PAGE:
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According to Tacopina, coordinators at Broad Street Ministry were the ones who decided to move Meek from serving food to donating clothes. “[They] said to Meek, ‘Look, we don’t want you handing out the food because there’s gonna be too much of a distraction on the food line,’ because everyone’s gonna want to take pictures with him. Instead, they put him in the back to fold the clothes,” Tacopina said. “He was just following instructions of the coordinators of the homeless shelter. It wasn’t for Meek to decide what he was supposed to do there.” When contacted by Spin, a representative for Broad Street Ministry said that as a rule they do not comment on any specific community service completed at the church. Their statement:

Although we at Broad Street Ministry understand that the events surrounding Mr. Williams’ current situation have garnered significant attention, and although we strive to advocate for changes in a criminal justice system that adversely and unfairly affects primarily persons experiencing poverty and persons of color, we do not as a rule comment on any particular case involving individuals who may have served at Broad Street in any capacity.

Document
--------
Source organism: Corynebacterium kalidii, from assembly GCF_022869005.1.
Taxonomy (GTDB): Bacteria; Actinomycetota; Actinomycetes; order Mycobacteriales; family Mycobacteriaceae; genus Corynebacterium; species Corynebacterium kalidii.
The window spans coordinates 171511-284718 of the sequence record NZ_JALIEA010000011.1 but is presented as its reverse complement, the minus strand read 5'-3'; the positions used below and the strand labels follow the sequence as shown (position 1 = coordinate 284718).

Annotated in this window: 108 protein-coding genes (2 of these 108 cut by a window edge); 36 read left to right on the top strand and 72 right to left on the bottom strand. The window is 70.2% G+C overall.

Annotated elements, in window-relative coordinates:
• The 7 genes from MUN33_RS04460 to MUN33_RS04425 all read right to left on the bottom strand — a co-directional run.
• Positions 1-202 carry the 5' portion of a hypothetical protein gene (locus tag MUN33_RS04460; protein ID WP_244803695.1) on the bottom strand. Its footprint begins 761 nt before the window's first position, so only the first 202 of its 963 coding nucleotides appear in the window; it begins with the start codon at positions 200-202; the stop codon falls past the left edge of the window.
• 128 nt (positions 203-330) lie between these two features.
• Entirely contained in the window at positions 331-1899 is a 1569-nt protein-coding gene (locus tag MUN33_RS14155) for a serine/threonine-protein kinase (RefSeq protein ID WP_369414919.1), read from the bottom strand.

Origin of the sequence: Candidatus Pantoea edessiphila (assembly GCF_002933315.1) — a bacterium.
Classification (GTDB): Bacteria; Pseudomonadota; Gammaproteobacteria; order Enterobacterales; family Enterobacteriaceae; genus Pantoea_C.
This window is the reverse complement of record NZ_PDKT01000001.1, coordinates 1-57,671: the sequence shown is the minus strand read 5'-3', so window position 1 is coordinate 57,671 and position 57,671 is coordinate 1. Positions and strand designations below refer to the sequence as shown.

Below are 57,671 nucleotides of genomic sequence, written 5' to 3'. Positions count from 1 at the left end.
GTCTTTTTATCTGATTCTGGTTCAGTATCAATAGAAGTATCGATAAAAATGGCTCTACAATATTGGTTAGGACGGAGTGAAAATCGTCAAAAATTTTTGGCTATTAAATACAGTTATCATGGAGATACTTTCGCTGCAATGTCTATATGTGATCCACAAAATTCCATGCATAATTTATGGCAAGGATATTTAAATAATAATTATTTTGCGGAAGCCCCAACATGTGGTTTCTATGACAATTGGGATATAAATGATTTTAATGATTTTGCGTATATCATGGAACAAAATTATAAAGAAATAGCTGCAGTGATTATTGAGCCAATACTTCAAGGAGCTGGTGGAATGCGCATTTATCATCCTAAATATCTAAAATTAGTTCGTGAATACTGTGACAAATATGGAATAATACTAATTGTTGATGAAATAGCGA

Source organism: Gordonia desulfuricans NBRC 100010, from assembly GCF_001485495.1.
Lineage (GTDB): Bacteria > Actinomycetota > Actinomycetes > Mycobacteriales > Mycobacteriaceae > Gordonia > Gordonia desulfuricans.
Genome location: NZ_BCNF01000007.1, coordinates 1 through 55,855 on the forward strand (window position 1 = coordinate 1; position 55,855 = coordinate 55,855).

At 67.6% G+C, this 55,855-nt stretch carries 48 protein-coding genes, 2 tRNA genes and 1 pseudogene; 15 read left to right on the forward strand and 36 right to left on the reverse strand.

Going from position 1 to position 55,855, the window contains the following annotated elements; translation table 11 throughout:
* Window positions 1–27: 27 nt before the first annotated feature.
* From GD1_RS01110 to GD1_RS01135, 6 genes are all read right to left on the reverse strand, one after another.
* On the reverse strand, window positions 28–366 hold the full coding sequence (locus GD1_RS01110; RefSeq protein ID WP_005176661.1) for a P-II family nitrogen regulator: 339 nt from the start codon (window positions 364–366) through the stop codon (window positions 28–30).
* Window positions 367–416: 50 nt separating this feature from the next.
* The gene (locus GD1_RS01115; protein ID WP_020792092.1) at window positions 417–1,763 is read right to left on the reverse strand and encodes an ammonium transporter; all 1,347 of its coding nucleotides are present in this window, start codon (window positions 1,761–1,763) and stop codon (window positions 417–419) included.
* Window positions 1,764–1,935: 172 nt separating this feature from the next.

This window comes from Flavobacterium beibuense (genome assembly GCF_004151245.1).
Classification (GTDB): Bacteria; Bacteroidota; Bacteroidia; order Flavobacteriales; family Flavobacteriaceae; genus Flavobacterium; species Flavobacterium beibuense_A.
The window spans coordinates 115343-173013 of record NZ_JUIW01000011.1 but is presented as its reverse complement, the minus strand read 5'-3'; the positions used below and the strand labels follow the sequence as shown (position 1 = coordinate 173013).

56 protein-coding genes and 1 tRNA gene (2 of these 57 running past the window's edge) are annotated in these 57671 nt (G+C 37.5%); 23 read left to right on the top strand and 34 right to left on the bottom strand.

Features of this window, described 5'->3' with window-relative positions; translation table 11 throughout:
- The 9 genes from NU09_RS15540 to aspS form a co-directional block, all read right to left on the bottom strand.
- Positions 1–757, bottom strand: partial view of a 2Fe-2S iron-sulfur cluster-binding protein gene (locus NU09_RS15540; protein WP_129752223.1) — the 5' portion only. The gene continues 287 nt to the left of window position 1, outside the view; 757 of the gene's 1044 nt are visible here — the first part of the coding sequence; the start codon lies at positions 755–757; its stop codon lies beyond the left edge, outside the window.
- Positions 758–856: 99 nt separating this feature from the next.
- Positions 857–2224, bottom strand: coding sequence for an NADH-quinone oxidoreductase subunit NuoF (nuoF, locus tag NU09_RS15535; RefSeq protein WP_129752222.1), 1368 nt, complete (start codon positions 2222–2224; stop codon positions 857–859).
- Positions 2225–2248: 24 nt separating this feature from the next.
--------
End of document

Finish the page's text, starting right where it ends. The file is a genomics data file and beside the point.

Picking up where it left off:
Regarding Brinkley having shown up to personally supervise Meek’s community service, Tacopina said in an interview with Billboard“You could pull any judge in America and ask them how many times they’ve showed up at a community service for a probation and the answer is zero.” In talking about this one incident, Williams did try and defend his position, before being cut off by Judge Brinkley, who seems to acknowledge his argument only so that it can be dismissed.

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The personal offense taken by Brinkley was underscored at an earlier hearing on July 11, 2014, in which she sentenced Meek to a six-month sentence in county jail due to travel for concerts that the judge deemed to be unapproved: